In the 1930s and ‘40s, there was a motion picture program at CAM. Before each feature presentation a glass slide was projected onto the screen. Hundreds of these fragile hand painted slides were recently scanned by our archivist Geoffrey Edwards.
Most of the slides depict advertisements, or scenes from the Art Museum. However we found the slide below peculiar. We asked Chief Curator Cindy Amneus to give us some insight about this slide’s strange demand. Here’s what she had to say:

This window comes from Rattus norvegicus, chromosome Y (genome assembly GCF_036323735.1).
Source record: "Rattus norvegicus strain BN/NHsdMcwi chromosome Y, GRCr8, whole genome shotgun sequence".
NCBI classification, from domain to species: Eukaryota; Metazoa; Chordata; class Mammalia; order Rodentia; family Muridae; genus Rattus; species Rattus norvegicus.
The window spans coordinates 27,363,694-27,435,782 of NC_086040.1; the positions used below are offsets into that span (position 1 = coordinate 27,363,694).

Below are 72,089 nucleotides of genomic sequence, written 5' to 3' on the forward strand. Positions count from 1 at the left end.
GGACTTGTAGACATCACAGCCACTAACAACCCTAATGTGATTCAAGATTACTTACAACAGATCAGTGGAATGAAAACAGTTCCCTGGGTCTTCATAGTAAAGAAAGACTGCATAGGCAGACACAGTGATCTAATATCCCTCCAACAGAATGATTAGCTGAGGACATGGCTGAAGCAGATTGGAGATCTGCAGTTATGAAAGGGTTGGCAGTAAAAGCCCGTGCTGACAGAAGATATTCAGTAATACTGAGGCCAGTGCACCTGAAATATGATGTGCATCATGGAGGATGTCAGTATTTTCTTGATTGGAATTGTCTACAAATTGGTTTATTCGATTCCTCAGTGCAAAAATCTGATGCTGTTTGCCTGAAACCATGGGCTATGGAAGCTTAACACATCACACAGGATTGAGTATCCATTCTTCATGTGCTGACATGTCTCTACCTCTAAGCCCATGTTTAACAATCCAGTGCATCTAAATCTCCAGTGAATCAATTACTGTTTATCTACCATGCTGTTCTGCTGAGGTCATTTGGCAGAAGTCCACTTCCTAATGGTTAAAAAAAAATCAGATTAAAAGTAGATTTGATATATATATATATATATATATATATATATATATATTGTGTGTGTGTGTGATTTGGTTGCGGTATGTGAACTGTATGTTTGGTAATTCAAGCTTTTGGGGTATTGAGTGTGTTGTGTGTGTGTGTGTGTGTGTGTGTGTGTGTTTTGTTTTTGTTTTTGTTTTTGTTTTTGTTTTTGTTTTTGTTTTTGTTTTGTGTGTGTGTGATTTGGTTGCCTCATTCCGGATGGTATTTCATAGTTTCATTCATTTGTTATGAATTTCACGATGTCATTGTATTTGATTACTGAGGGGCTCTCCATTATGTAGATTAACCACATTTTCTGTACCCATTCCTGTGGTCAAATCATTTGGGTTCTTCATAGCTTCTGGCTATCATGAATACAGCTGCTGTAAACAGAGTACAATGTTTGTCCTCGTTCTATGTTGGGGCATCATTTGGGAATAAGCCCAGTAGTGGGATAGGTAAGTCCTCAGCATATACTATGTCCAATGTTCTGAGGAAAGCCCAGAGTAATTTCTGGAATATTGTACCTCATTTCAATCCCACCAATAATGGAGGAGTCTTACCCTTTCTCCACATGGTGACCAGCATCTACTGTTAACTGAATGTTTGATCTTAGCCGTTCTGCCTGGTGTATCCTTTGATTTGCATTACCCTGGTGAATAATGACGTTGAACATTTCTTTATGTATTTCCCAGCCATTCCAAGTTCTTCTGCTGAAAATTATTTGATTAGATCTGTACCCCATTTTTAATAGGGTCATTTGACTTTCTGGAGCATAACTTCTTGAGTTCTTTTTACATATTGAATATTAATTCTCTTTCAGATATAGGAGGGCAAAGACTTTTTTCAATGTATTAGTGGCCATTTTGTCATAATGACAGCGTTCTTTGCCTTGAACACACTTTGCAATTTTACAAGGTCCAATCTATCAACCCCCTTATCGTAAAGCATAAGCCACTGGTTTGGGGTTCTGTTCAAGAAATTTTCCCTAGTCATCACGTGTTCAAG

“In the 1930s it was socially inappropriate for a woman to venture out of the house without a fashionable hat on her head. A variety of styles were worn in this period both large and small; some with elaborate trims. This image asks women to be considerate of those sitting behind them whose view would have been obstructed by their hat. In previous decades, this was a request made in the theater. In the 1930s, the same issue arose in movie theaters causing some friction as women felt ‘undressed’ without their hat on their head.”
Thanks for the insight, Cindy! Check out the Mary R. Schiff Library and archives for more interesting finds! Open Tuesday – Friday, 11:00 a.m – 5:00 p.m; 2nd Saturday of every month, September – June.